All posts tagged: October 2020

Nobody Goes to Mértola

By OONA PATRICK

 

The Alentejo is the landscape of heartbreak. Or at least it was to me. Even its trees are clearly loners, set apart from each other at distant intervals across miles of sere brown fields. The Alentejo is all about waiting, from its numbered cork trees, with their skinned underbellies between harvest years, to the fabled, and perhaps fictional, nun Mariana, writing from Beja to a lover who will never come back. The Letters of a Portuguese Nun have been awaiting an author, an answer, for three and a half centuries now. Once celebrated for sparking a revolution in the European epistolary novel, now considered out of fashion even in Portugal, they remain a literary enigma, the country’s Mona Lisa

Nobody Goes to Mértola
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Amblyopia

By ANANDA LIMA

I close my right eye meu olho direito
and see everything tudo                    que
my mother my father meus pais              no meu país    
didn’t                                                              
know                                                            não sabiam 
to do                                                tudo
            then                               que fazer?
                                                                      e hoje, minha vista cansada

Amblyopia
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Playing Proctor

By STEVEN LEYVA

 

“… and there is promise in such sweat.”
      —John Proctor, from The Crucible, by Arthur Miller

Given this ruddy, straightened wig no one could place
my face on a spectral scale of “ethnic.” I slid

on and off stage. I spoke plain. I didn’t name names. Some 
audiences mistook me for Muscogee Creek. I spoke

in first person. Under that wig I wore cornrows 
in Oklahoma’s emaciated winter.

Playing Proctor
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The Mermaids’ Cry

By LEONARDO TONUS
Translated by CAROLYNE WRIGHT

they say that the most impressive of all crossings
is not thirst 
or the fear
afterwards.
The humiliation
no longer wounds
what does not exist
                        they say 
bodies in a boat 
of bodies 
veins 
eyes 
skin 
penis 
nails
vagina

The Mermaids’ Cry
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Enter Different Electronics (II)

By RODNEY A. BROWN 

 

35 Enter inhale. Enter time. Enter inheritance. 
Enter or else. Enter doors with handles,
without handles, manually manipulated. Enter alone 
feelings. Enter tension. Struggle entering 
bitterness enter. Love turning towards lust enter. 
Historic languages enter. Human conditions of
oppression enter. Enter roadside assistance. Enter 
talented man killed too soon. Gravemarker write 
L.O.W. Enter near Dayton settlement but 
specifically at Englewood location. Enter chirping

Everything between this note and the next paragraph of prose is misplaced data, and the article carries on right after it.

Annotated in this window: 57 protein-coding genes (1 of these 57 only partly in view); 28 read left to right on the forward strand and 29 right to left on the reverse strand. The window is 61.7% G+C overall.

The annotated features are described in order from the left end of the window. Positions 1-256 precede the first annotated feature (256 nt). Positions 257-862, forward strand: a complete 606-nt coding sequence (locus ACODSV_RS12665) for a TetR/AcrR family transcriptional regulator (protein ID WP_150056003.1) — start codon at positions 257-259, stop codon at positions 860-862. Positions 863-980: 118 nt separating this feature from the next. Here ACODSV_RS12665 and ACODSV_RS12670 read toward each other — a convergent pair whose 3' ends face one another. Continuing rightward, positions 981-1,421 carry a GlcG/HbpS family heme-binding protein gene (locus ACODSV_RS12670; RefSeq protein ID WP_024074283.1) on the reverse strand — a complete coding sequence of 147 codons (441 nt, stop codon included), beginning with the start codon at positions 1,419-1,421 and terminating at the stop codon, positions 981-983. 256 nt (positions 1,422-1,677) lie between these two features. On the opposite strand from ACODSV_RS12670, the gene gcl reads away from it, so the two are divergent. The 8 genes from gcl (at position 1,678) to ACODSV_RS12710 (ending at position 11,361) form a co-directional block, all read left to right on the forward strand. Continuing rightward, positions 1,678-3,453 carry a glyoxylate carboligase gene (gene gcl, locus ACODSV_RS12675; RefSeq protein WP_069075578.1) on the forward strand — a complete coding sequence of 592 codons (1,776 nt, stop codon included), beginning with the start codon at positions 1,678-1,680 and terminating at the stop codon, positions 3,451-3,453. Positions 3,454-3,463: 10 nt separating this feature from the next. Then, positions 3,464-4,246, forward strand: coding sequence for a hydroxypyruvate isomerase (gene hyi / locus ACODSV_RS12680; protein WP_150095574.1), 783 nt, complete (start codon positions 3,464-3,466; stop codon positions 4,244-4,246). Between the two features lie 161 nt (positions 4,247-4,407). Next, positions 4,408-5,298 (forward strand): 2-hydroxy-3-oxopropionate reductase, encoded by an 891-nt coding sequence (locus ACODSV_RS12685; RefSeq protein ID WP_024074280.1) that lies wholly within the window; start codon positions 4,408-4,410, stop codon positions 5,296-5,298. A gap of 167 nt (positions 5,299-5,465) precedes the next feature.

bird sounds out of the ceiling again. Enter your 
own music mixing up into the chirps of birds. Enter 
memory again. Enter thought again. Enter more and 
more gunshots. Enter yelling. Enter empathy and
critical engagement.

Enter Different Electronics (II)
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Kikawa

By LANDA WO

“Grief is never more than a house being rebuilt.”
Ntolle Mbuyi1

Little Cabindan history 
All the Cabindan strategies were there
To mount the portrait of a free Cabinda. 

The historic chief discoursed on education
The Cabindan earth sketched a faint smile.

Kikawa
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Maria, I’m Going to War

By JOSÉ PINTO DE SÁ
Translated by JETHRO SOUTAR

Papá announced, “Maria, I’m going to war,” and stubbed his cigarette out in the ashtray. Mamã, clearing the table, gave her usual start. She stood stranded in the kitchen doorway, a dirty plate in each hand.

Going to war meant going out in the dead of night to David’s bar, playing hide-and-seek with military patrols. Our lot’s supporters gathered there after hours, drank a few beers, exchanged questionable information and reliable rumors. It had been the same every night for the last three weeks, since their lot retook the city.

After dinner, Papá would say, “Maria, I’m going to war,” and Mamã would give a start, try to talk him out of it, remind him of martial law and the curfew. 

Then, out of desperation, she’d say, “At least wait for the shooting to die down.”

Maria, I’m Going to War
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Gródek

By BRUCE BOND 

 

When the smoke cleared and took with it the sirens
        and the uniforms strung across our sofas, 

what remained were rivers, mist, whisper as a habit,
        red dawn in the eyes of the sleep-deprived.

In the brush, here and there, beside the highway,
        the revenant scent of metal and decay.

Gródek
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The Jews of Kaifeng

By ADRIENNE SU 

 

When the exhibit went up at Peachtree Center,
the Chinese of Atlanta flocked downtown.
Jews had been in Henan so close to forever,
they weren’t seen as foreign. And we had found
an exhibit on China that wasn’t old vases.
Jews were Chinese in more ways than food.
Migration was not always out of the places
our families had fled; it had once been to.
Our pantries were “ethnic” not just for the shrimp chips
and wood ears, but as well for the matzah.
Maybe, when asked, Do you celebrate Christmas?,
we were not being checked for Zen or the Buddha.
We didn’t say it in so many words.
The line between Asia and Europe had blurred.

The Jews of Kaifeng
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